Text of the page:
Autumn purple ash takes time to establish itself, but worth wait
The autumn purple ash we purchased and planted this year is a little lopsided as far as the lateral limbs go. It has a nice arrangement of limbs at the top, but it only has three lower limbs that all go in the same direction.
I was wondering what would happen if I pruned two of the lower branches. Would that even up the appearance of the tree? (Maybe I should take off all three?) Does the growth of the tree distribute branches in all directions or should I help it out by trimming the limbs? What time or year should I do it? Now or in the spring?
I think you’ll be very happy with the autumn purple ash. They really are lovely trees.
I wouldn’t do any pruning right now even though the tree is a little lopsided. As young as the tree is, I think it’s important that you keep all of the limbs now. They are where the plant is storing water and carbohydrates to use to begin growth next spring. Cutting those limbs off deprives the tree of those reserves.
Those limbs also will put on leaves, which is where photosynthesis occurs, producing more carbohydrates for the tree to use in growth and development. That’s important in getting a young tree such as yours re-established in the yard as quickly as possible.
You’ll eventually cut those limbs off, just not right away. Leave the tree alone for now, making sure you do a good job watering and feeding.
While the tree is establishing itself in your yard, it won’t grow very much, only a couple of inches or so a year, and the foliage will be smaller than normal and somewhat sparse. That’s nothing to worry about. This is a normal process the tree must undergo after it’s planted.
The entire process will last anywhere from six months to three years, depending on the size of the tree (the bigger it is, the longer it usually takes), how well the tree was transplanted, and the care you give it once it’s in your yard. I would say the average is about one year.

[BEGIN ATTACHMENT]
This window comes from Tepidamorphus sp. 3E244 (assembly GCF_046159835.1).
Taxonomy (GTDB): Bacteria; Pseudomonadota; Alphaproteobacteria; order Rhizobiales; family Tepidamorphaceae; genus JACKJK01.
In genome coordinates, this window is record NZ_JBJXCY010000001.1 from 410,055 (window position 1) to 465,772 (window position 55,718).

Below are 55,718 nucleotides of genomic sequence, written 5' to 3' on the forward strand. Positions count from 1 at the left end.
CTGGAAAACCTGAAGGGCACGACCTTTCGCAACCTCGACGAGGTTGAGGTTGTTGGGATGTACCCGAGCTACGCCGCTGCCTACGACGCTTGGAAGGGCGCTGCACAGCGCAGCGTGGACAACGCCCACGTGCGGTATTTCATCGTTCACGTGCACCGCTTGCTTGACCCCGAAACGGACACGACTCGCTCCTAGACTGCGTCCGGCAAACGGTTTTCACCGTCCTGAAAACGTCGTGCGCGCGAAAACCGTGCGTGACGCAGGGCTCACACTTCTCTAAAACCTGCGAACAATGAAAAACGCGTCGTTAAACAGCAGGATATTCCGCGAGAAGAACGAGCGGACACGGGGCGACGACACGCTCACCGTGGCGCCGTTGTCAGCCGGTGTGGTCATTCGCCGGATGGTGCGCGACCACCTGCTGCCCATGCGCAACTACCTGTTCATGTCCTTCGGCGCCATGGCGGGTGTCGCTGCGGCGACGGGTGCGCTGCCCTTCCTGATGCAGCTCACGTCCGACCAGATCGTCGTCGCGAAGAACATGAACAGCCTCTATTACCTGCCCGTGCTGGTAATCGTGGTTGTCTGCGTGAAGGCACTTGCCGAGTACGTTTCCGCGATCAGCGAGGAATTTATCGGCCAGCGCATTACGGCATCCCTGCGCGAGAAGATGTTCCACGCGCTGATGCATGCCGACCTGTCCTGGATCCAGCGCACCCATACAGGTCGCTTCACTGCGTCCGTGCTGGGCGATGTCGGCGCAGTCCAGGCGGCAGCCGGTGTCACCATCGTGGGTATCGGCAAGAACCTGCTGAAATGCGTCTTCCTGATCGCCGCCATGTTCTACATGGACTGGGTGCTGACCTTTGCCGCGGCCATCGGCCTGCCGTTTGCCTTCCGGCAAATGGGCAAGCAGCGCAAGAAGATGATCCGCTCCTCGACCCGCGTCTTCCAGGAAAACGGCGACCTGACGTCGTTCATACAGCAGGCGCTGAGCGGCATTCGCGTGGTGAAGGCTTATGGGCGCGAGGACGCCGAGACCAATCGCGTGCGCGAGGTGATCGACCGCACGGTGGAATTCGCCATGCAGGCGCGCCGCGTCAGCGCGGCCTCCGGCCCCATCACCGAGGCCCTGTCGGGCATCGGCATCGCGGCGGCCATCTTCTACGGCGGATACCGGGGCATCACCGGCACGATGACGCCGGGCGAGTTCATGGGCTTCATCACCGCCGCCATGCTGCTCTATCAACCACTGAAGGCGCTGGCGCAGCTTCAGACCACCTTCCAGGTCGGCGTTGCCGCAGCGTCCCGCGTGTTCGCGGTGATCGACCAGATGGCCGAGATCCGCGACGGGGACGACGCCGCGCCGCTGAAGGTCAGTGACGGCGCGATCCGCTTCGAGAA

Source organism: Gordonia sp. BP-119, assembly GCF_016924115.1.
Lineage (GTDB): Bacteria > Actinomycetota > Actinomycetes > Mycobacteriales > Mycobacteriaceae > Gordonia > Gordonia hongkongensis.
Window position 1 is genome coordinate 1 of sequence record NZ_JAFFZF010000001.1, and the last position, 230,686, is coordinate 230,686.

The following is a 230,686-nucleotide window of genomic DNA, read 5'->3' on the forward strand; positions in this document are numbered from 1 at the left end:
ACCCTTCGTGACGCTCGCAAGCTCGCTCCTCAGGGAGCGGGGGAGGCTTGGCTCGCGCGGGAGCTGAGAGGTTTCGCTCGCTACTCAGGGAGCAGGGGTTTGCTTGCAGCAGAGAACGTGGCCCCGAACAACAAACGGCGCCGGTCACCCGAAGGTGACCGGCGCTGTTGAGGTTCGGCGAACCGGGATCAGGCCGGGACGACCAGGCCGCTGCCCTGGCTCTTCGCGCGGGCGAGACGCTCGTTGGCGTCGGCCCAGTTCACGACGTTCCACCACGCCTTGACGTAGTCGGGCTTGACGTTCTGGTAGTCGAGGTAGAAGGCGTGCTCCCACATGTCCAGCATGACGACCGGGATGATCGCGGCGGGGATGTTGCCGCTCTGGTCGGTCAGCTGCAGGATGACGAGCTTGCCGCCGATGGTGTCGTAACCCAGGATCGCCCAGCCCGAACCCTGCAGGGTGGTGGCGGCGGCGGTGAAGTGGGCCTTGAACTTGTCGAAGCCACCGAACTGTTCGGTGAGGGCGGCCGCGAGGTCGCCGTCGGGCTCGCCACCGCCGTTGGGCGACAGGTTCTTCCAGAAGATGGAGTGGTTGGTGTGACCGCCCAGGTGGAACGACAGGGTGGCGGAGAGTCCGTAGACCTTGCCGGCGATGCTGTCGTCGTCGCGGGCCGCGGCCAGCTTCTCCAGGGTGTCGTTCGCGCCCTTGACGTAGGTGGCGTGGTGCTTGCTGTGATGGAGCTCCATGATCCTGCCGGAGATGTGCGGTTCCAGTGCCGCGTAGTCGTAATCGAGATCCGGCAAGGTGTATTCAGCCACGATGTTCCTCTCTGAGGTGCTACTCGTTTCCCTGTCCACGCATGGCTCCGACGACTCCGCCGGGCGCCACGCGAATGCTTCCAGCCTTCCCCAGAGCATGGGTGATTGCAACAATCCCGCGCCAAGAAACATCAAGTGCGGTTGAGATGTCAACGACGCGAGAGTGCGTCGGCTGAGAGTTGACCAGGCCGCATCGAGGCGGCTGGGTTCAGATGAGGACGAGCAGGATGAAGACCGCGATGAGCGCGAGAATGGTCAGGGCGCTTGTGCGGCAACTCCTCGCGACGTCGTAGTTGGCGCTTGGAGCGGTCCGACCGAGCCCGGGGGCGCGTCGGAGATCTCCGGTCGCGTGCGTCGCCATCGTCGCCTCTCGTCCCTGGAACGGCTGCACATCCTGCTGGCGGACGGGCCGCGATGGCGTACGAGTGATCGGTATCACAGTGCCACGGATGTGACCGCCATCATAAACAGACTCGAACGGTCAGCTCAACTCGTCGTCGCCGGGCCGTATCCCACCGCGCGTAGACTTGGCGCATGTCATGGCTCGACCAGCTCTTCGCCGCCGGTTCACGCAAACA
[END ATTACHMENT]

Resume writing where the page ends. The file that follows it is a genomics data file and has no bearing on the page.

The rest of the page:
Once the tree has re-established itself in your yard and begun to produce good growth (12 inches or more per year) and has normal-sized, dense foliage, then you can start to think about cutting off those limbs.
With lower limbs, we usually do a process called “limbing up.” This involves removing the lower branches on a tree to get the canopy higher off the ground so you’re not knocking your head on a low branch.
People often think that a low limb will grow higher off the ground as the tree grows. That’s not true. If the center of that branch is 5 feet above the ground, it will still be 5 feet from the ground in 20 years, it will just be thicker and heavier and more in the way. (And probably leave a bigger knot when you hit your head on it!)
When you start limbing up the tree, do it gradually. It can be stressful to the tree if you remove too much branch tissue at one time. If there are three lower limbs you want to remove, you might take one or two the first year and then the remaining one or two the next year.
Going slow gives the tree a chance to recover from the loss of the branch and start healing. In time, you may even decide to remove some of those upper branches if that’s what will give you the tree form you’re looking for.
The time of the year to do this pruning really isn’t that important, but I like to do it best in March. The tree is still bare of foliage so I can see the branches clearly and make better decisions about what to prune and where to prune.